The struggle over Venezuela’s political future will likely turn on the armed forces’ disposition: the top brass could ease or thwart a move away from President Nicolás Maduro. Sponsors of transition talks should include military representatives in the discussions sooner rather than later.
The UN General Assembly kicks off on 17 September amid general scepticism about the world body’s effectiveness in an era of rising great-power competition. But the UN is far from paralysed. Here are seven crisis spots where it can make a positive difference for peace.
A discreet Norwegian diplomatic effort represents the best hope for breaking Venezuela's political deadlock. To stop the country’s slide into humanitarian and economic catastrophe, pragmatic backers of both government and opposition should put aside empty hopes of outright victory and support a negotiated settlement.
In recent years Venezuela’s political and economic implosion has become a major headache for much of Latin America. Regional governments should seek to find common ground and coordinate their efforts with the EU’s International Contact Group to push for a negotiated transition.
Across swathes of southern Venezuela, army units, Colombian guerrillas and crime syndicates jostle for control over gold mines funnelling hard currency to President Nicolás Maduro’s government. Outside powers should stop considering military intervention and instead help broker a peaceful transition in Venezuela, lest chaos ensue.
As Venezuela’s socio-economic woes deepen, so do the fissures in the opposition to President Nicolás Maduro’s government. Bridging these rifts is vital if the country’s crisis is to end through a negotiated transition. Outside powers should back opposition unity and stop hinting at military intervention.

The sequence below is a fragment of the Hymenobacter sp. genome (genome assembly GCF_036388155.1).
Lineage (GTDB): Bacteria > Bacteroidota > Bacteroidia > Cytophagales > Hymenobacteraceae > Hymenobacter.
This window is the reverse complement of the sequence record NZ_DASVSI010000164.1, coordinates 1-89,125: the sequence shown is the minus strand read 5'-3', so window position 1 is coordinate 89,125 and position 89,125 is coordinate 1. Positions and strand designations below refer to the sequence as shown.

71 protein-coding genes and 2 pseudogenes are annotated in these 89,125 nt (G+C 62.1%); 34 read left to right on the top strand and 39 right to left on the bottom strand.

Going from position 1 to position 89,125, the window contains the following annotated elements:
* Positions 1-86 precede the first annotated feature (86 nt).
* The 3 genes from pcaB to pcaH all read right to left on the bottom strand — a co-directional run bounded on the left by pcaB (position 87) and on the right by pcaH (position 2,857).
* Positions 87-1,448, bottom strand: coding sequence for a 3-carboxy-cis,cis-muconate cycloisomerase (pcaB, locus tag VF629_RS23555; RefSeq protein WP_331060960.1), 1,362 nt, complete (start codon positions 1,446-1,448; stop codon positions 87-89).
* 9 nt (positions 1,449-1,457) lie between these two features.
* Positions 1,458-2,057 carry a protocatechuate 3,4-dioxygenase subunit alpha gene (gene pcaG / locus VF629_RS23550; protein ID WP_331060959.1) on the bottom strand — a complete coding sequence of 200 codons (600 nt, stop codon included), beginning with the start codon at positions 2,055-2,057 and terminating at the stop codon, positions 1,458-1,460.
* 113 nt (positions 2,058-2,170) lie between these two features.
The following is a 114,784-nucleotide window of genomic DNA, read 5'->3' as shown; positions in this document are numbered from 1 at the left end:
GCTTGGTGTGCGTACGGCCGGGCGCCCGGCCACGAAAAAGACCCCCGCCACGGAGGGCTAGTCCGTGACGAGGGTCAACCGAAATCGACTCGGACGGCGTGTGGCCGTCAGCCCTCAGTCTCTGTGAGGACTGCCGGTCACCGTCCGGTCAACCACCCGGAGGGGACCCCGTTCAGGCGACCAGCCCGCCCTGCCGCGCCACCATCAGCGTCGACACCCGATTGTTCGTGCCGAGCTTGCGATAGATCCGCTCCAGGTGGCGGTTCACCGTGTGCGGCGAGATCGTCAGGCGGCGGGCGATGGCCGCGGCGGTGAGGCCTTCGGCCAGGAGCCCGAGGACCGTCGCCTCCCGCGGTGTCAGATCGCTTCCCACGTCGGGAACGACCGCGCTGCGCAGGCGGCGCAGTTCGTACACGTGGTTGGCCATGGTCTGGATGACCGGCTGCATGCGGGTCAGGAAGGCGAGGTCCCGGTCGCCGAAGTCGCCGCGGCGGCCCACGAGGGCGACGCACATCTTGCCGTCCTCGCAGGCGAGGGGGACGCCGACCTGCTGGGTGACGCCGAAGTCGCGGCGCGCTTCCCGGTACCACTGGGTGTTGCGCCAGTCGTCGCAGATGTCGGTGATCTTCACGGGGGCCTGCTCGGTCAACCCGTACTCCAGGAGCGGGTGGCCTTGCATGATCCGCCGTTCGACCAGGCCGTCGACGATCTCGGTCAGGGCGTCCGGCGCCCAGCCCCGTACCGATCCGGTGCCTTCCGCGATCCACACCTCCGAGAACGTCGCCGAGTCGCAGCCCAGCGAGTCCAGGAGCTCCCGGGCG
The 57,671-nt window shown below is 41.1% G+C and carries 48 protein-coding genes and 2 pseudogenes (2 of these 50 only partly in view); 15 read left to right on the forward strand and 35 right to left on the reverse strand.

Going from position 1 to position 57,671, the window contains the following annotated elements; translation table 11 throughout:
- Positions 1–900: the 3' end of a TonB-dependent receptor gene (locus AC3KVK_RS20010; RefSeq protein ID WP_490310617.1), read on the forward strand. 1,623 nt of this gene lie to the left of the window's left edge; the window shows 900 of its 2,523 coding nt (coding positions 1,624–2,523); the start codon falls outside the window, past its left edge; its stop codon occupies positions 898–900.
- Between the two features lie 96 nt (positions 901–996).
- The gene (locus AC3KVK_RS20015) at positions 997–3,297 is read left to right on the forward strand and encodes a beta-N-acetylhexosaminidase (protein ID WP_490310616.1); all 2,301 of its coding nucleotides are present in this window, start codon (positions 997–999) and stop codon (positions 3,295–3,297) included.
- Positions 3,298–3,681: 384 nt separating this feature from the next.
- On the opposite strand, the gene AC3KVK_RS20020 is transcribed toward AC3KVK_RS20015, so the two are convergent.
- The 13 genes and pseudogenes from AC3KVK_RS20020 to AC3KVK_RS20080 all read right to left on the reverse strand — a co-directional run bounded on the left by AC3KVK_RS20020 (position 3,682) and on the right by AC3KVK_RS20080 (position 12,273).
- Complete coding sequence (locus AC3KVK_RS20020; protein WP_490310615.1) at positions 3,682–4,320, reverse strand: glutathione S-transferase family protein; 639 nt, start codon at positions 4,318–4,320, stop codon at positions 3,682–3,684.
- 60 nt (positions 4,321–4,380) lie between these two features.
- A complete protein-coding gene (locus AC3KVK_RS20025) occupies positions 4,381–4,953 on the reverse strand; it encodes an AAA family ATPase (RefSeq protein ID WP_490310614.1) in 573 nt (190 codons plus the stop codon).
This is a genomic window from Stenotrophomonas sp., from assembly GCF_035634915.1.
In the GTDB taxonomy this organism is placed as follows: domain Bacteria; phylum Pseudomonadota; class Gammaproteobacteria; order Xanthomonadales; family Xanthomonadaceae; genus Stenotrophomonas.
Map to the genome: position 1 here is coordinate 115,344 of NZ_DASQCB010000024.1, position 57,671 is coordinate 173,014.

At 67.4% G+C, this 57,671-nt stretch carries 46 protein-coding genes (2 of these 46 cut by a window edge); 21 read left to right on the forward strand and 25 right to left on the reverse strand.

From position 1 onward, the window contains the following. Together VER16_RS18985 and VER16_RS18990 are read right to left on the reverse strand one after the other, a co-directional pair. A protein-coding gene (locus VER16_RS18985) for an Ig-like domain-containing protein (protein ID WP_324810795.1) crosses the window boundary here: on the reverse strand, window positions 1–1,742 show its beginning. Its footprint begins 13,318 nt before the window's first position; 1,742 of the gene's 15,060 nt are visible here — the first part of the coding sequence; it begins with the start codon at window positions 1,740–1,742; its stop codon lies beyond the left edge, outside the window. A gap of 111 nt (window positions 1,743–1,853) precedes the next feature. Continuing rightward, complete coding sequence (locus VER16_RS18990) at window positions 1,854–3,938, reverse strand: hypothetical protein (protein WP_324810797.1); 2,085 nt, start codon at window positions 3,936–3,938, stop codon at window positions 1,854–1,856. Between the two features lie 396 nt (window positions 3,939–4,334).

Maduro is essentially calling Trump’s bluff. Maduro has essentially concluded that the military option is a very remote possibility.
The Maduro team doesn’t want to talk to [the opposition] and doesn’t trust them. They think they will all end up in jail or strung up from lampposts.
[Miners in Venezuela] are severely at risk of being shot dead: Mining communities have phenomenally high homicide rates, even by the extraordinary high levels that we see in the rest of Venezuela.
People [in Venezuela] are moving to the countryside because you can more or less survive if you have a small plot of land and access to your own produce.
Increased prices can be charged to [Venezuelan] migrants because of their sheer desire to cross [the border to reach Colombia].
The prognosis [for Venezuela in] 2018 is further deterioration, humanitarian emergency, and an increased exodus of Venezuelans. Sustained domestic and international pressure will be required.
The frontier between Brazil and its crisis-ridden neighbour Venezuela has become a major migration route, a hotspot for crime and a flashpoint for violence.
Originally published in Foreign Affairs
Originally published in The Guardian